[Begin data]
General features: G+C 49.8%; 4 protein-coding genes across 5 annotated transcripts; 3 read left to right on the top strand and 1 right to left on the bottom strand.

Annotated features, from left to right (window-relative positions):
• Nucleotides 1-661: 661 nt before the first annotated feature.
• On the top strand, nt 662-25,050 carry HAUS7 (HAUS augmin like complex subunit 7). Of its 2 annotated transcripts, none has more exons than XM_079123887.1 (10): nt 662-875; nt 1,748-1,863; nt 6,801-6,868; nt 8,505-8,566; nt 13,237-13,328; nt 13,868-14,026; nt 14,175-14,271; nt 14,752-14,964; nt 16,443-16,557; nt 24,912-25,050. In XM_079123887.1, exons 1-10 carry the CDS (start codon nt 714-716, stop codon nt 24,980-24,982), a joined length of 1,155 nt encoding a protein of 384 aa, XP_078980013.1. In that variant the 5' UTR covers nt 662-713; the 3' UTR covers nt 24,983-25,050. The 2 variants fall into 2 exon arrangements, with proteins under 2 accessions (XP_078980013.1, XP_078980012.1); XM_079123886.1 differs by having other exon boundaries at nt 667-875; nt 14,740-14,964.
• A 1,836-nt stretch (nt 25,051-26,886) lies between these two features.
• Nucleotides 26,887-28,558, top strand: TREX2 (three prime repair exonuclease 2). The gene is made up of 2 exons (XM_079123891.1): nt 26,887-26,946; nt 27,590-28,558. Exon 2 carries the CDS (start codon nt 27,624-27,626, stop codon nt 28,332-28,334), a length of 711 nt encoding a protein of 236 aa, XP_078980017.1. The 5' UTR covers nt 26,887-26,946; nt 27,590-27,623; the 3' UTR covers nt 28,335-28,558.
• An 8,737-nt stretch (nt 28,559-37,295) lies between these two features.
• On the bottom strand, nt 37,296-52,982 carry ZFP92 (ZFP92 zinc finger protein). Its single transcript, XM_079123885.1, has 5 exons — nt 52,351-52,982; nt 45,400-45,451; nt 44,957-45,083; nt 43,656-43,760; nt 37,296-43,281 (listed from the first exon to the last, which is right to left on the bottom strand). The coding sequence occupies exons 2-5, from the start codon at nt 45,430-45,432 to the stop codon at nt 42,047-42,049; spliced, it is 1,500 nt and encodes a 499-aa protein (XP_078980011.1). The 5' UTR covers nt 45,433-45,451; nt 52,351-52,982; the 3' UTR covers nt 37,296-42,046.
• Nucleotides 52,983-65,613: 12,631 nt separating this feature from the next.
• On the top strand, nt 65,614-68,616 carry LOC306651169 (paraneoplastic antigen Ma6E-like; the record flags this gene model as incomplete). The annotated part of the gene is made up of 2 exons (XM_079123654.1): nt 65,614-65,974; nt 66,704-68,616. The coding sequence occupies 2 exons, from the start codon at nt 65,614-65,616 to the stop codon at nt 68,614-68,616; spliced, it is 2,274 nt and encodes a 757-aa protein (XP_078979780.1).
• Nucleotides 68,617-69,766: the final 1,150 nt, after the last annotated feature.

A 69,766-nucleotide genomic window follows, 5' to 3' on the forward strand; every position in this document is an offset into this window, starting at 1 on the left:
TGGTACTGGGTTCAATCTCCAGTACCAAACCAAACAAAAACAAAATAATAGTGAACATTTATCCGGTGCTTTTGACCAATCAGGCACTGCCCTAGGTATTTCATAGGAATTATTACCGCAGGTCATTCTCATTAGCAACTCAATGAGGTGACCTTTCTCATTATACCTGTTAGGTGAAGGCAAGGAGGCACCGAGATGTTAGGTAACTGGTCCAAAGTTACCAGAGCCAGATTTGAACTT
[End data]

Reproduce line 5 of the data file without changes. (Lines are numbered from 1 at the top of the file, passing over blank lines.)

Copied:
• A 1,836-nt stretch (nt 25,051-26,886) lies between these two features.